The Akhal Teke is a breed of horse that I have been interested in writing about for a long time. This breed is not only one of the most unique breeds in the world, but it is also known as the supermodel of the horse world and is often seen in a variety of rare colors including coats influenced by the creme gene.
What Is An Akhal-Teke?
An Akhal-Teke is a hot-blooded breed of horse known for its gorgeous and unique appearance and coat that appears to almost be metallic. This breed originated in the country of Turkmenistan where it was bred, used, and prized by Turk nomads. The Akhal-Teke is a breed known for its diversity of coat colors, natural stamina, and exceptional hardiness.
How Big Are Akhal-Teke Horses?
Akhal-Teke horses, though they may look tall from their lanky appearance, actually only stand between 14.2 and 15.3 hands high and don’t often exceed this height.
These horses weigh around the same amount as an average horse meaning they weight around 1,000 pounds (450 kilograms) on average.
What Colors Can Akhal-Tekes Be?
Akhal-Teke horses can be a great variety of colors. The colors that these horses can be include:
- Bay (can be blood bay, black bay, light bay, and dark bay)
- Gray (can be white/gray, flea-bitten gray, and dappled gray)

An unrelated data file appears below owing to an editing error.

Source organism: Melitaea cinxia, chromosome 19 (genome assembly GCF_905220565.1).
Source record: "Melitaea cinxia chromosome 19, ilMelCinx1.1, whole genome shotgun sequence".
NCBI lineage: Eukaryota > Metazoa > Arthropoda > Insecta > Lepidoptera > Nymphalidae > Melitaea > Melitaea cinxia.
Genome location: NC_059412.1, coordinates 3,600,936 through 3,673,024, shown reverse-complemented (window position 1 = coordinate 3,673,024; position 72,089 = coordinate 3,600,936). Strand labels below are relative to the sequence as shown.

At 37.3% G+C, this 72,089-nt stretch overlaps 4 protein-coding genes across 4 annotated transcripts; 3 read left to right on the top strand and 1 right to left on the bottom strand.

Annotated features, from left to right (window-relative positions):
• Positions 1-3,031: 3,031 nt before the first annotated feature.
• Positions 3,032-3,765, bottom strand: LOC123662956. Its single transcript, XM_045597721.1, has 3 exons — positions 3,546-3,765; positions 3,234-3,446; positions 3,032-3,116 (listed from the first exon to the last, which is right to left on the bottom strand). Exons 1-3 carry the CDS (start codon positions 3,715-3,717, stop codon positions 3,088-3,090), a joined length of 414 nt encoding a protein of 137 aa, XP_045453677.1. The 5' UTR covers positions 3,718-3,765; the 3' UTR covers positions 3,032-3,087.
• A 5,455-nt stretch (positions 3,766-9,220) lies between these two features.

- Chestnut (can be sorrel, liver chestnut, light chestnut, and flaxen chestnut)
- Smokey Black
- Smokey Creme
- Roan (can be red roan, bay roan, blue roan, or strawberry roan)
What Type Of Horse Is The Akhal-Teke?
The Akhal-Teke is a hot blooded breed of horse. This means that they are one of the lightest breeds of horse in the world and have a more fiery temperament than their larger and heavier warmblood relatives.
The History Of The Akhal-Teke
The history of the Akhal-Teke goes back so far that this breed is sometimes mistaken for the world’s oldest breed. The origins of this breed lie in the country of Turkmenistan, specifically in the Karakum Desert where these horses adapted to survive off of the little food and water available to them in such a harsh environment. It is the places that their ancestors adapted to that gives the breed its endurance, hardiness, strength, and adaptability today.
During their time spent living in the Karakum Desert, many of these horses were used by nomadic people who bred their horses for their great endurance, stamina, and athleticism. The nomads who used these horses prized them and cared for them as if they were their own children.
In the year of 1881, Turkmenistan became a part of the Russian Empire which then made the Akhal-Teke horses a part of this empire. They were prized not only by the people of Turkmenistan, but also by the Russians who took a part in creating a number of breeding farms for this breed.
It was during Turkmenistan’s time spent under rule by the Russian Empire that the Akhal-Teke horse got its name. The ‘Akhal’ In the name Akhal-Teke comes from the Akhal Oasis because of a Turk tribe that lived near this oasis. The ‘Teke’ in the name Akhal-Teke comes from the name of this tribe. The members of this tribe were known as Teke Turkmen. Because the Teke Turkmen lived by the Akhal Oasis, the name Akhal-Teke was born and given to these horses.